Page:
Taxpayers are still owed more than half their original investment in American International Group (AIG) even as its non-insurance business operates without a consolidated banking regulator, according to the Special Inspector General for the Troubled Asset Relief Program.
AIG still has $30.4 billion from the original $67.8 billion TARP investment outstanding as of July, which is on track to actually earn a return, SIGTARP said in a special report Wednesday.
The more than 1 billion shares equal a 61% government stake in the monoline.
Including other asset purchases, the total original commitment to the AIG bailout was $161 billion. The Federal Reserve Bank of New York continues to sell off those assets, most tied to faulty mortgages.
The AIG Financial Products Corp. still operates today even though it has shrunk its credit default swap portfolio to $168 billion, one-tenth its former size.
The firm remains massive and could be considered a systemically important financial institution, or SIFI, when regulators release such a definition. As a SIFI, the company would fall under Federal Reserve supervision.
It still has 219 subsidiaries and is the third largest insurance company by assets in the U.S. The non-insurance business at AIG still lacks consolidated oversight, according to SIGTARP. Before the crash, part of it was considered a thrift and thus fell under Office of Thrift Supervision.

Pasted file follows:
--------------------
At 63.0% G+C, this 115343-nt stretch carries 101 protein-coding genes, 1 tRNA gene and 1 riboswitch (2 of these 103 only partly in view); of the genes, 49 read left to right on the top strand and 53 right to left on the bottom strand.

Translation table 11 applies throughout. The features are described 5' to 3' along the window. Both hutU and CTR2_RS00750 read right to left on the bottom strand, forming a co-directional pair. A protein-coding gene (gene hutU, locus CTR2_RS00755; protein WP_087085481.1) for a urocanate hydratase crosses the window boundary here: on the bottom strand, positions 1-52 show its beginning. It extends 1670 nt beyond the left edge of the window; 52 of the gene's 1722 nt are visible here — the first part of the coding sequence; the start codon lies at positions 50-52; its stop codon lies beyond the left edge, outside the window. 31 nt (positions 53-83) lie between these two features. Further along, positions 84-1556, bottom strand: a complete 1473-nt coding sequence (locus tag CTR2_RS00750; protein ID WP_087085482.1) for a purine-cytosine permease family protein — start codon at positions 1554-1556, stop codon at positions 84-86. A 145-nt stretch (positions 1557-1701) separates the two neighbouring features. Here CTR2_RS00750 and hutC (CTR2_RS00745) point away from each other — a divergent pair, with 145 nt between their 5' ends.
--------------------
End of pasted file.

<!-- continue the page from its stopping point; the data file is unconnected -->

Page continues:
The Dodd-Frank Act rolled this agency into the Office of the Comptroller of the Currency. Moving it the Fed would be "a massive undertaking," the watchdog said.
"For more than two years, AIG has had no consolidated banking regulator of its non-insurance financial business," SIGTARP said in its report.
Despite the regulatory uncertainty, AIG continues to bet on the mortgage market. From December 2010 through March 31, it doubled its commercial mortgage-backed securities and private-label mortgage bond holdings to $28.4 billion.
"AIG is one of the world's largest companies and is the largest outstanding TARP investment. For two years, AIG has had no federal banking regulator responsible for overseeing its non-insurance financial business, and its prior regulator OTS admitted failures," said Christy Romero, the special inspector general for TARP. "Effective, comprehensive, and rigorous regulation of AIG is vital to ensure that history does not repeat itself."